What is the “Last Mile” and Why Does it Matter?
The “last mile” is a term often used in transportation planning and supply chain management, which describes the movement of products and/or people from a transportation hub to their final destination; simply put, it’s how we get our stuff.
Designed for retailers to get products to consumers as quickly as possible, current demand on last-mile logistics, and resultant concerns in the e-commerce and omni-channel supply chain, are increasing daily.
Encompassing nearly 28% of total delivery cost, the last mile struggles with inefficiency and has become exceptionally stressed by the continued growth of e-commerce. Its main challenges revolve around increasing efficiency, improving infrastructure, making delivery frictionless, and ensuring transparency, all while minimizing cost.
Overall, last-mile delivery has significant problems with:
· Retailers in business districts, causing safety concerns and traffic congestion
· Humanitarian relief supplies — when they can get to a centralized hub, they’re often unable to be distributed to those in need, due to lack of infrastructure
· Missed deliveries due to people being away from home upon package arrival
With retail e-commerce sales exceeding $2.3 trillion in 2017, the last-mile’s struggles continue increasing. In urban areas, parking regulations directly affect delivery routes and accessibility, adding additional fuel costs.
Consumers have become willing to pay for certain improved last-mile delivery services, such as instant or same-day delivery, as a means of bypassing the inconvenience of convenience. Delivery drones have been deployed by companies such as Alibaba and Amazon, while both Amazon and UPS have lockers in place to deter porch pirates, all in effort to address the last-mile problem.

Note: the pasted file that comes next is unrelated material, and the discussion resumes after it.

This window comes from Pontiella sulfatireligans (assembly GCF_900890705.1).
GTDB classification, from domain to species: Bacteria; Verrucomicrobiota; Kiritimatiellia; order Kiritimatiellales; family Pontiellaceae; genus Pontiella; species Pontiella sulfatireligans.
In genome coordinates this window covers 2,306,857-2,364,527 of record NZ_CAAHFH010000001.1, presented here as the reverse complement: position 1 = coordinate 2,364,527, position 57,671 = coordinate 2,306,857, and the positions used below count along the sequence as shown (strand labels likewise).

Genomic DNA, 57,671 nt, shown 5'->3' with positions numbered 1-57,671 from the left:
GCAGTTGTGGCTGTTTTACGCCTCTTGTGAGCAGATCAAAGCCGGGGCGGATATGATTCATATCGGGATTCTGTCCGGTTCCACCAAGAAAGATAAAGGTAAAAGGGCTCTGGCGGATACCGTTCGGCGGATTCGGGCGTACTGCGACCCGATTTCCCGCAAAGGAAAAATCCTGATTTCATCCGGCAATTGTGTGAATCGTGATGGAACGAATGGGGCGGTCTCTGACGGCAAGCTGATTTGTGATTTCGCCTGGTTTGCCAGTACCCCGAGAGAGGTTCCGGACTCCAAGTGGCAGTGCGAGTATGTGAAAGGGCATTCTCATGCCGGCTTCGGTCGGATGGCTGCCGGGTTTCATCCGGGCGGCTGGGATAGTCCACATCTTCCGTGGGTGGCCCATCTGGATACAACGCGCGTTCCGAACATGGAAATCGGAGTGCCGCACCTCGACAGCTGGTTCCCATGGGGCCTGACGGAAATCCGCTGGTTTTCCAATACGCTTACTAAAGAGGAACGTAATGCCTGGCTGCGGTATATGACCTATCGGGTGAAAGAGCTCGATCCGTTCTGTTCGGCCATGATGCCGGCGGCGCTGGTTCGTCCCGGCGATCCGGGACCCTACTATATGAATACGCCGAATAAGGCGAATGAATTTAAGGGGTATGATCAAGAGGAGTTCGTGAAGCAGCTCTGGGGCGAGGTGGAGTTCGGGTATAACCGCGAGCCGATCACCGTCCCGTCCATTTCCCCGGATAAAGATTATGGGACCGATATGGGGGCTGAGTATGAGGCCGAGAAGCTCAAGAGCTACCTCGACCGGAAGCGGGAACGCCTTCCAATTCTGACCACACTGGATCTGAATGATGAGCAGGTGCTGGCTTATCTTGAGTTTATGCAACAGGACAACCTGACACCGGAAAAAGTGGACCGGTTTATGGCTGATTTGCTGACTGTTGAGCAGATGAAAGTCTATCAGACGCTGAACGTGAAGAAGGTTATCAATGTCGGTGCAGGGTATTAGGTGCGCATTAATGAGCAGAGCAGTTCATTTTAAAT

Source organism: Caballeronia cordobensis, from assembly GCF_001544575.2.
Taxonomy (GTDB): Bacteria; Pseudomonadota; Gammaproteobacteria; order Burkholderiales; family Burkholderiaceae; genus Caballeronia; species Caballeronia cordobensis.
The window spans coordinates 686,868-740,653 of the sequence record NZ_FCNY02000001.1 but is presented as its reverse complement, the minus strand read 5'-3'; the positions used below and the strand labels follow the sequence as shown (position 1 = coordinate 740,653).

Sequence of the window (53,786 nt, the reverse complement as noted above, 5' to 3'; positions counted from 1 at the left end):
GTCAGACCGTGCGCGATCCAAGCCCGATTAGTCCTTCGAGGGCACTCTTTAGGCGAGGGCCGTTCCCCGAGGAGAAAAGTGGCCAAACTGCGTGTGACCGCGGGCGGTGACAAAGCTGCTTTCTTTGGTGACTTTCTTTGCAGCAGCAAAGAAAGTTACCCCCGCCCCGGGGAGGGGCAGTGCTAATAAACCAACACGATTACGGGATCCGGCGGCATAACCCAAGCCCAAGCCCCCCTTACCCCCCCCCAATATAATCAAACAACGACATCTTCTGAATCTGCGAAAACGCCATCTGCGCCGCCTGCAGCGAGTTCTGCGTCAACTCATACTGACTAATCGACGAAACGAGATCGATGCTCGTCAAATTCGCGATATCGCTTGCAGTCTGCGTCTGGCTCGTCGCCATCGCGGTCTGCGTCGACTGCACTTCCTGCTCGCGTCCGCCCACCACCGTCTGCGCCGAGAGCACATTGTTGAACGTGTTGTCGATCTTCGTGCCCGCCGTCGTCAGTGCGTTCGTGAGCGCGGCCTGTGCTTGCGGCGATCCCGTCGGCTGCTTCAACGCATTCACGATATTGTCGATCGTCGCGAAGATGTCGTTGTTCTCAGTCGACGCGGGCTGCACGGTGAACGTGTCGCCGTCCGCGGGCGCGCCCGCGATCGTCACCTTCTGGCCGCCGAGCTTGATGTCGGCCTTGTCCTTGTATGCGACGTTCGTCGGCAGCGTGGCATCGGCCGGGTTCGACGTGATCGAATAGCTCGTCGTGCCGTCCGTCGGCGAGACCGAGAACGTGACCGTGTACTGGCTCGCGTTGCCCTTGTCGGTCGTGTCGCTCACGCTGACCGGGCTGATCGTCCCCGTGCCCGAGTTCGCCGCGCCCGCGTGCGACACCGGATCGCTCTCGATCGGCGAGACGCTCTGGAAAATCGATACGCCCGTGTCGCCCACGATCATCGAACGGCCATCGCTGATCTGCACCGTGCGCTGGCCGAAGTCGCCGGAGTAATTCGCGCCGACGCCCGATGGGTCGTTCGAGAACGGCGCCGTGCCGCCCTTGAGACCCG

Meanwhile, automated parcel delivery has gained momentum in Europe, and earlier this month Wal-mart filed a patent application for “Autonomous Ground Vehicles.”
There has to be a way to get packages to people when they’re not home.
NextPakk is working to solve last-mile logistics problems, its solution: scheduled package delivery.
Through this service, the end consumer may choose a 1-hour window in which they will be home to receive their package(s). No more missed deliveries, no more theft. And, because of the blockchain on which the scheduled delivery system is built, packages can be shipped without a consumer’s name and home address attached — convenient package delivery, hand-in-hand with data privacy.
Blockchain technology is often characterized as “disruptive” for revolutionizing societal interactions. In this sense, its distributed ledgers shake up antiquated business models in the same way parcels challenged the mailbox.
However, this new shift in technology can make deliveries more efficient and secure, utilizing transparent transactions. Maintaining data security, reducing last-mile delivery costs for retailers, and increasing prescription adherence are merely the tip of the iceberg.
Properly-applied, NextPakk’s blockchain can improve last-mile logistics on both a national and global scale.